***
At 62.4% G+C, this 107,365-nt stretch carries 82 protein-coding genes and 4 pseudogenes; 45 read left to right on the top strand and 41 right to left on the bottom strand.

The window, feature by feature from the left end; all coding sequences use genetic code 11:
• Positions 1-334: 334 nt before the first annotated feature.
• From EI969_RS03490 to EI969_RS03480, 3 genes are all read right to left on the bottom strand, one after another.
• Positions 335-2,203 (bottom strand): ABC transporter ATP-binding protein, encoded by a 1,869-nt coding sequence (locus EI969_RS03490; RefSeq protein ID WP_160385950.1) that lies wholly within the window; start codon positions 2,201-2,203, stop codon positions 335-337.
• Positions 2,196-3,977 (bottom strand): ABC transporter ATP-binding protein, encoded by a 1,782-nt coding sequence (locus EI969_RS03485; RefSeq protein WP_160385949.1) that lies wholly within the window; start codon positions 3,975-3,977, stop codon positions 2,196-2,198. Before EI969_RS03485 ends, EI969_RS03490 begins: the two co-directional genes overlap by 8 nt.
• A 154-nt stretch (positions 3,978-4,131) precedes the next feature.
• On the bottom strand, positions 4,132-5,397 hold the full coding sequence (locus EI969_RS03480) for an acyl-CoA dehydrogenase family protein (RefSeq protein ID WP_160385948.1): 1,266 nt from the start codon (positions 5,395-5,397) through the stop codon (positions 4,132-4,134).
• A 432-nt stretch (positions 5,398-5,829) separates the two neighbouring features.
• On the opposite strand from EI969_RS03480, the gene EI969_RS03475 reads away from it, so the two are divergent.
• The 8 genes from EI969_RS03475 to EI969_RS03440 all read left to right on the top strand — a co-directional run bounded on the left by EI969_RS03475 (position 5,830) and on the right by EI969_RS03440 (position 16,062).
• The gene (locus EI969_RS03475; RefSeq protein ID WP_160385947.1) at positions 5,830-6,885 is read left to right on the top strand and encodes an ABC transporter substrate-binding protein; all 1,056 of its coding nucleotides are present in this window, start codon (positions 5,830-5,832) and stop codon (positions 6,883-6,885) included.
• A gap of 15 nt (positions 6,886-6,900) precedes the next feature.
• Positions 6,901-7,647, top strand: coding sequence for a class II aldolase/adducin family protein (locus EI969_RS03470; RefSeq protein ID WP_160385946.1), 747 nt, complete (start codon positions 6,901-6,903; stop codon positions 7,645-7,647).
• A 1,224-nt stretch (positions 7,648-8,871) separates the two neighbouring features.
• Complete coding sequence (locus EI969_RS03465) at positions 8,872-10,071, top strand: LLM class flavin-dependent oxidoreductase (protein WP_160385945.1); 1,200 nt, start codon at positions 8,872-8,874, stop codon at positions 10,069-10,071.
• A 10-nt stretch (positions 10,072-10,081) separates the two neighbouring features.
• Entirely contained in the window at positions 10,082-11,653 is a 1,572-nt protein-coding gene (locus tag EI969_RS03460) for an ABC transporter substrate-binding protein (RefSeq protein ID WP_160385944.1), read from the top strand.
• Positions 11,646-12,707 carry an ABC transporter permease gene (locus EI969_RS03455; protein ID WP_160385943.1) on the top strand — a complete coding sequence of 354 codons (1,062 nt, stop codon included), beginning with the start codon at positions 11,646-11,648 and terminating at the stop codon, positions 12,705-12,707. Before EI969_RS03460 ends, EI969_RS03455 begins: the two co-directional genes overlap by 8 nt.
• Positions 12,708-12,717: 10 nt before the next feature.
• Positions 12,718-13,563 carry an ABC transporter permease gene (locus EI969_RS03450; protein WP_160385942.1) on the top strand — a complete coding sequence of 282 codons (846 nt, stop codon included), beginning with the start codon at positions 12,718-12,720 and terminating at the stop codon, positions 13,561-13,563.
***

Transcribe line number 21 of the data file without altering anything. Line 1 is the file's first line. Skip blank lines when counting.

• Positions 12,718-13,563 carry an ABC transporter permease gene (locus EI969_RS03450; protein WP_160385942.1) on the top strand — a complete coding sequence of 282 codons (846 nt, stop codon included), beginning with the start codon at positions 12,718-12,720 and terminating at the stop codon, positions 13,561-13,563.